Tuesday, July 8, 2014

July Blogging Challenge - Managing the Paper Trail

This week, I was supposed to be in a week-long AP Workshop, but last week, I called the APSI coordinator in order to switch places with a colleague who was on the waiting list. Yesterday afternoon, I found out that one of the other attendees did not show up and I moved off the waiting list and into the class. This morning was a bit hectic as I woke up early to go for my walk, then off to the workshop I went. I had a great day and took 4 pages of notes, but I left my binder in the classroom, so I will have to post my reflections at a later date. I will say that I LOVE how the AP textbooks have changed! I started my stat career teaching out of The Practice of Statistics 1st edition and it is LIGHT YEARS away from the newest 5th edition. I am just shocked and amazed at how much that book has improved over the past 15 years!

Two Goals
One of the things I have been really working on this week is how to manage the paper with 120+ students next year. Here are my goals for the year:
  • The person doing the work is the person doing the learning... The kids need to be working in class, not watching me work. That means I need to do more problems while they work on whiteboards, card sorts, gallery walks, etc. They need to be actively engaged at all times.
  • I need to integrate more writing and spiraled AP review.
The first goal is one I've had for a long time, but I'll be honest, I've gotten away from it more over the past few years. I want to make sure that every day has at least one WICOR (Writing, Inquiry, Collaboration, Organization, Reading) element in it. In addition, I want to make sure to hit the different learning styles that we have been working on in #EduRead. When I get around to revising my lesson plan form, I would like to include a spot at the bottom of the day to keep track of the strategies I use. Hopefully if I have to write it down when doing my lesson planning, I will think more about the active engagement.

The second goal is going to be a bit more of a challenge for me. I realized today while at the workshop that I don't ask my students to do AP problems nearly enough. With large classes and several of them, the writing really got away from me. I plan to integrate more groups here, where the kids have to work with their partners to create a "group answer". Then I only have 8 papers per class to read/give feedback instead of 32 per class.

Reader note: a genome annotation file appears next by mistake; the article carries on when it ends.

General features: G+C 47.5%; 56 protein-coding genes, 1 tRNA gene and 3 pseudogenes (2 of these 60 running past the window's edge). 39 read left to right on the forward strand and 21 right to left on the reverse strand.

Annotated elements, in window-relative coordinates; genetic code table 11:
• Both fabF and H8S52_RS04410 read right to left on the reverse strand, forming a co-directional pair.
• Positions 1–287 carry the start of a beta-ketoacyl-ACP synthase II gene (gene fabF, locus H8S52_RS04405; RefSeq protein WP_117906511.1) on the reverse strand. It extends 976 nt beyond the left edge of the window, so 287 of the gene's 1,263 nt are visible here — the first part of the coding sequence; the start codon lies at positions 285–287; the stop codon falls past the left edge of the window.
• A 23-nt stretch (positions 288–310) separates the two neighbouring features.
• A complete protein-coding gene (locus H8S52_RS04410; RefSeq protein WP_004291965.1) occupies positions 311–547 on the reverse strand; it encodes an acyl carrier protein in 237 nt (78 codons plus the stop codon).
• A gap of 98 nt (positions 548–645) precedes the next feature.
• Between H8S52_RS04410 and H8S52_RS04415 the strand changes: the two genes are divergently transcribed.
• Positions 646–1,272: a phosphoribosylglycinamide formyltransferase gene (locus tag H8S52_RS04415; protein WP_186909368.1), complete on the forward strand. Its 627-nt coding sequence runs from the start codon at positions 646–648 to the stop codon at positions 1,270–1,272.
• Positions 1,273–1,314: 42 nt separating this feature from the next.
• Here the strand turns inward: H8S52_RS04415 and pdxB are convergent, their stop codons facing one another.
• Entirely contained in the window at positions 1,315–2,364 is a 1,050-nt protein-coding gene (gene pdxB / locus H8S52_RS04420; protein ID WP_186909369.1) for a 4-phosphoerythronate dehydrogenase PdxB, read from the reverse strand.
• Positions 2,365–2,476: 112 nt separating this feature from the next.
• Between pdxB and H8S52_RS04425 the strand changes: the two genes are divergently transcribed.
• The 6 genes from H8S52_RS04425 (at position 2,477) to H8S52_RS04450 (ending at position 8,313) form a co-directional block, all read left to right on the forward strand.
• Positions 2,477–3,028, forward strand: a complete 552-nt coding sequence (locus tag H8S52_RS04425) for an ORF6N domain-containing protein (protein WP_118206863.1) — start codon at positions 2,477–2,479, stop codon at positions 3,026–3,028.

What are your favorite ways to actively engage students in your classroom? How do you manage the paper trail?

July Challenge

I am on a personal challenge to blog every day in July, just to see if I can do it. I would love to have you join me! If you are worried that you've missed a few days, please don't stress.. just jump on in! Maybe a month is too much, that's okay, try it for a week, or every other day, or once a week.. whatever works for you!

Don't forget to visit the other July bloggers and show them some love!
The bloggers (so far)
Robin at Flip! Learn! Share
Bridget at Reflections in the Plane
Teresa at GeometryWiz
Sherrie at Middle School Math Rules!
Brooke at Sined, Sealed, Calculated
John at Functions are Fun
Jedidiah at Math Butler
Pam at the radical rational
Roxy at Rockstar Math Teacher
Paul at TeacherPaulP
Tina at Palmer's Ponderings
Cindy at School Stuff

Add your blog in the comments if you would like to join in! :)


elsdunbar said...

Two big take aways for me from this post are (1) how you are going to modify your lesson plan form to include strategies that you used that day and (2) grading the group answer.

These two things have me thinking. Thank you for this...

Sherrie Nackel said...

Can you ever have the student self correct using an answer key you give them? Don't know if that would work with your stats, but it's a way to have them do more practice without you having to correct every single paper.

Whenever we did reviews I just printed multiple copies of the answer key and students corrected when they finished. The only things I correct are entrance/exit slips and assessments.

Elissa Miller said...

Maybe you could abbreviate the strategies into a checklist at the bottom so you could just check off the ones you used each day. Less work = more likely to do it.

cheesemonkeysf said...

I love this! Two things:

1 - Instead of having students self-correct, I like to have them trade-and-grade on shorter assessments. It somehow reduces the stakes and gets them talking about what each other did. On quizzes, it really makes a difference for me in terms of managing feedback.

2 - Can you say something more about WICOR? Does this mean you do *one* of these or all five? I love the idea but I need to hear more about it.

- Elizabeth (@cheesemonkeysf)